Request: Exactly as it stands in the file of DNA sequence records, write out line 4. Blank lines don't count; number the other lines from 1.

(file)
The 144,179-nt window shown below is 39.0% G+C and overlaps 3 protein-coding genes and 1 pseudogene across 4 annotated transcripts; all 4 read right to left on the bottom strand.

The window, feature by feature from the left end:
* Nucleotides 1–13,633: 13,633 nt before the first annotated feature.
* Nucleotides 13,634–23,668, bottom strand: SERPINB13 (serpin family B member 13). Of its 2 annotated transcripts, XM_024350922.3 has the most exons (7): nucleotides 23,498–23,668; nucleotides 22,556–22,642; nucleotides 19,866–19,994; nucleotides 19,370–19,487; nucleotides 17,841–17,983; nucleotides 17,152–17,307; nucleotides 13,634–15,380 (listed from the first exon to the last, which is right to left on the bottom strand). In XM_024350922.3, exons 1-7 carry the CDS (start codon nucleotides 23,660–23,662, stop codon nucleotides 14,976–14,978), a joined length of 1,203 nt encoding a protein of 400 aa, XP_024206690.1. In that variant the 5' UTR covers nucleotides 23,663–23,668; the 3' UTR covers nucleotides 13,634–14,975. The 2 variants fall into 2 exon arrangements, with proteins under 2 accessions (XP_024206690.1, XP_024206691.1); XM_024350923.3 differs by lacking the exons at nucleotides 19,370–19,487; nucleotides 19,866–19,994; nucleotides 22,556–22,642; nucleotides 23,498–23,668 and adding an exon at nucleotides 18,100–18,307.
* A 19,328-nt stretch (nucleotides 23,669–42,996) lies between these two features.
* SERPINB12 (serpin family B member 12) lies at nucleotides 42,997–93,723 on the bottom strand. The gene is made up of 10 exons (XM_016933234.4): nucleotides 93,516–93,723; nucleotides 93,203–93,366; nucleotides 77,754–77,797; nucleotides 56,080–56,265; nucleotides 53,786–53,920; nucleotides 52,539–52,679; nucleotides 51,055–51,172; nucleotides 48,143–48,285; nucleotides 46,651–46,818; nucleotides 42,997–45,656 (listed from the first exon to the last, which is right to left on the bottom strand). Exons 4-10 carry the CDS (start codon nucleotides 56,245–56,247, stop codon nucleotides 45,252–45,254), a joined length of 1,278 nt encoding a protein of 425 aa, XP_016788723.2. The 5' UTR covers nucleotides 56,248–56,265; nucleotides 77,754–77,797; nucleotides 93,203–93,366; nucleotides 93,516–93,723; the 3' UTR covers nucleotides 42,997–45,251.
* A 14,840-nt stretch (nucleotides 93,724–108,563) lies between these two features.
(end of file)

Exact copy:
* Nucleotides 13,634–23,668, bottom strand: SERPINB13 (serpin family B member 13). Of its 2 annotated transcripts, XM_024350922.3 has the most exons (7): nucleotides 23,498–23,668; nucleotides 22,556–22,642; nucleotides 19,866–19,994; nucleotides 19,370–19,487; nucleotides 17,841–17,983; nucleotides 17,152–17,307; nucleotides 13,634–15,380 (listed from the first exon to the last, which is right to left on the bottom strand). In XM_024350922.3, exons 1-7 carry the CDS (start codon nucleotides 23,660–23,662, stop codon nucleotides 14,976–14,978), a joined length of 1,203 nt encoding a protein of 400 aa, XP_024206690.1. In that variant the 5' UTR covers nucleotides 23,663–23,668; the 3' UTR covers nucleotides 13,634–14,975. The 2 variants fall into 2 exon arrangements, with proteins under 2 accessions (XP_024206690.1, XP_024206691.1); XM_024350923.3 differs by lacking the exons at nucleotides 19,370–19,487; nucleotides 19,866–19,994; nucleotides 22,556–22,642; nucleotides 23,498–23,668 and adding an exon at nucleotides 18,100–18,307.